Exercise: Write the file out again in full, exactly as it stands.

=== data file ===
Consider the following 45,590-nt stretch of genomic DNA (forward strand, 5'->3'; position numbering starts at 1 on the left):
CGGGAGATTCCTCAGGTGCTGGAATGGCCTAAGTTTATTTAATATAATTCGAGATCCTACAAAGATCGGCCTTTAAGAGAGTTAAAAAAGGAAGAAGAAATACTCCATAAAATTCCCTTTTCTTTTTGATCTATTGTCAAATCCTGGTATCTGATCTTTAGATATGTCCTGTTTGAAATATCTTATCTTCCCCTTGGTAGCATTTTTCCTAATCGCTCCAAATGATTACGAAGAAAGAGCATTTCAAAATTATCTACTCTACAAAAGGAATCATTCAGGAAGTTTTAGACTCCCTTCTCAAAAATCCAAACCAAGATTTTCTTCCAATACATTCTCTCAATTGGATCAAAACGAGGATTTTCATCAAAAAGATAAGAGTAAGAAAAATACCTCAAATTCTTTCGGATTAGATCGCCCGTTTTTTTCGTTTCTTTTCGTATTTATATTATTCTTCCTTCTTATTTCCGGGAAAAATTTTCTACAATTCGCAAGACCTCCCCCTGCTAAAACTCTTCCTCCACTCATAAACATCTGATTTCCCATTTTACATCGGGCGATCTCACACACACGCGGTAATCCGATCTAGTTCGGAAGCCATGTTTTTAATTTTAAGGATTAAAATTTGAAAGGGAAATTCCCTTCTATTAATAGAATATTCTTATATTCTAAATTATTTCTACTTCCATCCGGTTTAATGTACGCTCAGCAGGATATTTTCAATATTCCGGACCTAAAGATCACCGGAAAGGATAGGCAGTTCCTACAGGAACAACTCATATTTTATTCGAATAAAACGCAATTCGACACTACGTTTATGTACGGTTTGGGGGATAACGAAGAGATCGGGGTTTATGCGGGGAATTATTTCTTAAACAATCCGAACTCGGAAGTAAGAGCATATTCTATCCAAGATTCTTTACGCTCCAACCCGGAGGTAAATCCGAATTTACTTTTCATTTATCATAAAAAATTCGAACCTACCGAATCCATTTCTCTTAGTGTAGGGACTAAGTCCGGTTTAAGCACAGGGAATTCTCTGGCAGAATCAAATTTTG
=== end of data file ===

Consider the following 45,590-nt stretch of genomic DNA (forward strand, 5'->3'; position numbering starts at 1 on the left):
CGGGAGATTCCTCAGGTGCTGGAATGGCCTAAGTTTATTTAATATAATTCGAGATCCTACAAAGATCGGCCTTTAAGAGAGTTAAAAAAGGAAGAAGAAATACTCCATAAAATTCCCTTTTCTTTTTGATCTATTGTCAAATCCTGGTATCTGATCTTTAGATATGTCCTGTTTGAAATATCTTATCTTCCCCTTGGTAGCATTTTTCCTAATCGCTCCAAATGATTACGAAGAAAGAGCATTTCAAAATTATCTACTCTACAAAAGGAATCATTCAGGAAGTTTTAGACTCCCTTCTCAAAAATCCAAACCAAGATTTTCTTCCAATACATTCTCTCAATTGGATCAAAACGAGGATTTTCATCAAAAAGATAAGAGTAAGAAAAATACCTCAAATTCTTTCGGATTAGATCGCCCGTTTTTTTCGTTTCTTTTCGTATTTATATTATTCTTCCTTCTTATTTCCGGGAAAAATTTTCTACAATTCGCAAGACCTCCCCCTGCTAAAACTCTTCCTCCACTCATAAACATCTGATTTCCCATTTTACATCGGGCGATCTCACACACACGCGGTAATCCGATCTAGTTCGGAAGCCATGTTTTTAATTTTAAGGATTAAAATTTGAAAGGGAAATTCCCTTCTATTAATAGAATATTCTTATATTCTAAATTATTTCTACTTCCATCCGGTTTAATGTACGCTCAGCAGGATATTTTCAATATTCCGGACCTAAAGATCACCGGAAAGGATAGGCAGTTCCTACAGGAACAACTCATATTTTATTCGAATAAAACGCAATTCGACACTACGTTTATGTACGGTTTGGGGGATAACGAAGAGATCGGGGTTTATGCGGGGAATTATTTCTTAAACAATCCGAACTCGGAAGTAAGAGCATATTCTATCCAAGATTCTTTACGCTCCAACCCGGAGGTAAATCCGAATTTACTTTTCATTTATCATAAAAAATTCGAACCTACCGAATCCATTTCTCTTAGTGTAGGGACTAAGTCCGGTTTAAGCACAGGGAATTCTCTGGCAGAATCAAATTTTG